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Katelyn Ohashi, Who Trained Under Valeri Liukin, Publishes About How Body-shaming Has Severely Affected Her

US gymnast Katelyn Ohashi revealed depth of suffering while being trained as an elite gymnast. Ohashi, who started training at WOGA at...

US gymnast Katelyn Ohashi revealed depth of suffering while being trained as an elite gymnast.

Ohashi, who started training at WOGA at the age of 12, published the first part of her journal which recalls her being traumatically body shamed by everyone including her coaches and herself.

" I experienced these cruel, unwanted body remarks from just about everyone— coaches, fans/gymnastics followers, National team staff, my mother, and even myself," wrote Ohashi. "It started when I was 13, barely weighing 70 pounds. I’ve been told I looked like I swallowed an elephant or a pig, whichever was more fitting that day. I was compared to a bird that was too fat to lift itself off the ground."

"If I “looked” bigger on a given day, I had to run and condition with heavy sweats until it seemed like I was “ready” to start practice."

The American gymnast mentioned that she has even been asked to sign a contract that would prohibit her from training if she did not lose weight.

Ohashi felt pressured to live up to a certain standard and fit the stereotypical body type of a gymnast. Her coach believed that messing up or falling is a result of her being too heavy.

One day, she was home alone and hungry. She found her brother's food, her mom used to hide from her, and ate too much of it.

"I feel disgusting, as if I can already feel the fat growing on my legs. I don’t want to get in trouble tomorrow so I must force myself to do conditioning until my conscience is clean enough to fall asleep."

At some point, Ohashi felt that bulimia could be the only solution that could save her.

" I’m tired of only eating vegetables and I’m tired of running and conditioning every time I “look” like I’m a little heavier."

She recalled a time where she got kicked out several time because she was heavy which followed with being obsessed with weighing herself and not being able to start practice unless she steps on the scale.

"I can’t leave practice without knowing I’ve lost some weight." 

Ohashi did not name Valeri Liukin in her post, however, she was being trained under him during the time she wrote about her struggle with body image in her journal. 

Last June, former American gymnast Vanessa Atler gave an interview to Gymcastic where she revealed that she developed an eating disorder while being coached by Valeri Liukin and to this day she is still messed up because of it.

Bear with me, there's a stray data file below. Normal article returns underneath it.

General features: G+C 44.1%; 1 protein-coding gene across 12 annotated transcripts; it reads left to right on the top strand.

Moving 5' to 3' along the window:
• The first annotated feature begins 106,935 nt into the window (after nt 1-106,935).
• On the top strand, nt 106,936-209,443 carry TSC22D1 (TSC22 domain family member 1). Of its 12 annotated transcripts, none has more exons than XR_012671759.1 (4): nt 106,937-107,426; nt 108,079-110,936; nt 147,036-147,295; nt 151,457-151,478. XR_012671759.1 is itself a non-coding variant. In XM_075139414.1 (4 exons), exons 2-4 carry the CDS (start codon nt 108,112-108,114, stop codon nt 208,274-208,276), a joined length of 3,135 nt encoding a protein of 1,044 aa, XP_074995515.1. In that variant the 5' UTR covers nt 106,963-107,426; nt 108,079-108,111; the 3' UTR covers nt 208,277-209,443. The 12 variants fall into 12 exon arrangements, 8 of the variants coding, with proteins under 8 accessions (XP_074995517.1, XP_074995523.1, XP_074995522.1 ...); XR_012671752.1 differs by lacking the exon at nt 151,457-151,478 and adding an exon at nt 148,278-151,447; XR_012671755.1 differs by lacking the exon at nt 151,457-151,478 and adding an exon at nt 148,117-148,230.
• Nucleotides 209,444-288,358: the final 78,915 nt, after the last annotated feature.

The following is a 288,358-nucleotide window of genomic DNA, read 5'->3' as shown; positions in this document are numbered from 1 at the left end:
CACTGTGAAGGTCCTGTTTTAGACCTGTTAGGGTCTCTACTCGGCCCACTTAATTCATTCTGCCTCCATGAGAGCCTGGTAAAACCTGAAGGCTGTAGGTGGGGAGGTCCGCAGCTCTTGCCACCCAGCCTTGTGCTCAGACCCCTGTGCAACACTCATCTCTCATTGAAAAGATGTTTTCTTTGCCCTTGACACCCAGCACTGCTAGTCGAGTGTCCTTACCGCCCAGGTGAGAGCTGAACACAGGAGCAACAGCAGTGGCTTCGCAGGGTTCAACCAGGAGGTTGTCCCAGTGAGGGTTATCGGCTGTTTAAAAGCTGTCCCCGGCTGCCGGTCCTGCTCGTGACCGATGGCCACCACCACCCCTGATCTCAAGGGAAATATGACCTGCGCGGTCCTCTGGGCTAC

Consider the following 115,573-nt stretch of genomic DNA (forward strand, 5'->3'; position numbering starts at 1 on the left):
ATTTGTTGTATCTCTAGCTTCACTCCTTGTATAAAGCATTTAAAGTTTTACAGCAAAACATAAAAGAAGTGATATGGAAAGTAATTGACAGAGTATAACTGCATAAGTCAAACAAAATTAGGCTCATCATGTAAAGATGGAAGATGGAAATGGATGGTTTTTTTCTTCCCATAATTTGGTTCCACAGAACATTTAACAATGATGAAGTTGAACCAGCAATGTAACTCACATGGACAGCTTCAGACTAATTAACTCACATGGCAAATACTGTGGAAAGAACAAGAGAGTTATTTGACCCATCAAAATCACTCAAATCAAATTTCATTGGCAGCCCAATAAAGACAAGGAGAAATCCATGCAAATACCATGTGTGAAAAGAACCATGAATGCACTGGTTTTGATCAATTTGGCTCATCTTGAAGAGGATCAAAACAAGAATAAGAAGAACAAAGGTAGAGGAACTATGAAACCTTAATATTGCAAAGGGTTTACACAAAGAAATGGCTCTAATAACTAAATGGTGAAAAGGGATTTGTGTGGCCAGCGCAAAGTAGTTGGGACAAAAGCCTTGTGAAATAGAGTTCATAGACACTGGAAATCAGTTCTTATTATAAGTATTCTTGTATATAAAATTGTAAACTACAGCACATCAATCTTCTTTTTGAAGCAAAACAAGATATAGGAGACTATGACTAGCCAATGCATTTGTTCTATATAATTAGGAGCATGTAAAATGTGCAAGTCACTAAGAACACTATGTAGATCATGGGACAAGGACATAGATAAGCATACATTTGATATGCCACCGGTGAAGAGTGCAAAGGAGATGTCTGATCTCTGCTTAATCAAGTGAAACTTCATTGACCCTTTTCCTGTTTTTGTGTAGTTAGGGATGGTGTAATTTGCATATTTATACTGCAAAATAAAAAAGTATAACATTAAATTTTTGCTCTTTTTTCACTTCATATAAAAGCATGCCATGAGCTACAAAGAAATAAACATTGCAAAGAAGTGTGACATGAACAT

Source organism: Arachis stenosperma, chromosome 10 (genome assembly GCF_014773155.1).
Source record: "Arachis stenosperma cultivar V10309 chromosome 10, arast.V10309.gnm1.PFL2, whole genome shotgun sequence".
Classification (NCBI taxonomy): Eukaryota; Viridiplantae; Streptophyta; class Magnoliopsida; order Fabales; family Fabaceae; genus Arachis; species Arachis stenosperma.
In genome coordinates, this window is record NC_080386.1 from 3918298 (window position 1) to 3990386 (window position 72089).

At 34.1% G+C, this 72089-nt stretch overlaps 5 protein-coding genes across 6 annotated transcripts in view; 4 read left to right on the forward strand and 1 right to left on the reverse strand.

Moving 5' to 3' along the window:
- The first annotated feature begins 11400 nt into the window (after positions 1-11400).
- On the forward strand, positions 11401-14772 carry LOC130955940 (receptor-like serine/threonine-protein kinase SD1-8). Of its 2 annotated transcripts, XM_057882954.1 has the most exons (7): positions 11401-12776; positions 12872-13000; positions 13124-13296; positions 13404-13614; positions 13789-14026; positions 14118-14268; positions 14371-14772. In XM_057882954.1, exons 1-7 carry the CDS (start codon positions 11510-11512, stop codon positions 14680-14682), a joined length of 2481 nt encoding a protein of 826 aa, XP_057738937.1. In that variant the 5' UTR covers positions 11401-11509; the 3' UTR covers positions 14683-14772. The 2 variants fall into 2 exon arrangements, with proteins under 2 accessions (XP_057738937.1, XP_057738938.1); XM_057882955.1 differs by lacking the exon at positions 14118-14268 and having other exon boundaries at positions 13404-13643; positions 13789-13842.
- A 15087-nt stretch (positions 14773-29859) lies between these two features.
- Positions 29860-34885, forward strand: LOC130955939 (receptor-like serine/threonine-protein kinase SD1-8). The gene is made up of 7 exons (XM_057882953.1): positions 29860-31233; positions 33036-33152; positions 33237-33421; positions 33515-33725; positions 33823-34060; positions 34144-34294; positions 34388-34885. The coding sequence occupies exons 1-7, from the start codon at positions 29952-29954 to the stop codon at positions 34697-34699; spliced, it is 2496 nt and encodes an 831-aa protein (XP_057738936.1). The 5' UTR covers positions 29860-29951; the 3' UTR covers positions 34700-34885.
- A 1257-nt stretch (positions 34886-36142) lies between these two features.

Atler said that Valeri would weigh his gymnasts three times a day, in the morning, after workouts and at night.

In response to Atler's allegations, Valeri sent a statement to PEOPLE via USA Gymnastics:

“I am sorry Vanessa’s experience wasn’t positive during her time at WOGA. When asked to help during a difficult time for her, my intention as a coach was to help Vanessa achieve her dreams, not make her training situation more difficult"

“My recollection of working with Vanessa is different and includes many positive experiences. Coaching techniques and perspectives have evolved since then, and I have grown as a coach through experience and expanding my knowledge.  Today, I firmly believe an athlete’s focus should be on training smart, with increased education in the areas of balanced nutrition, fitness, healthy lifestyle and communication.  This is the basis for our approach in women’s gymnastics.”

At that time, 2008 Olympic all around champion Nastia Liukin (Liukin's daughter) denied on Twitter the weigh ins in WOGA in response to a tweet that read that she talked about it in her book. She also advised the user not to believe everything they hear. 


Ohashi was a promising elite gymnast who was well known for her difficulty on balance beam. She was a four-time member of USA Gymnastics' Junior National Team, the 2011 junior national champion and the winner of the 2013 American Cup.

She was plagued by injuries during her first year senior and dropped to level 10 two years later. She then joined the UCLA Bruins gymnastics team.

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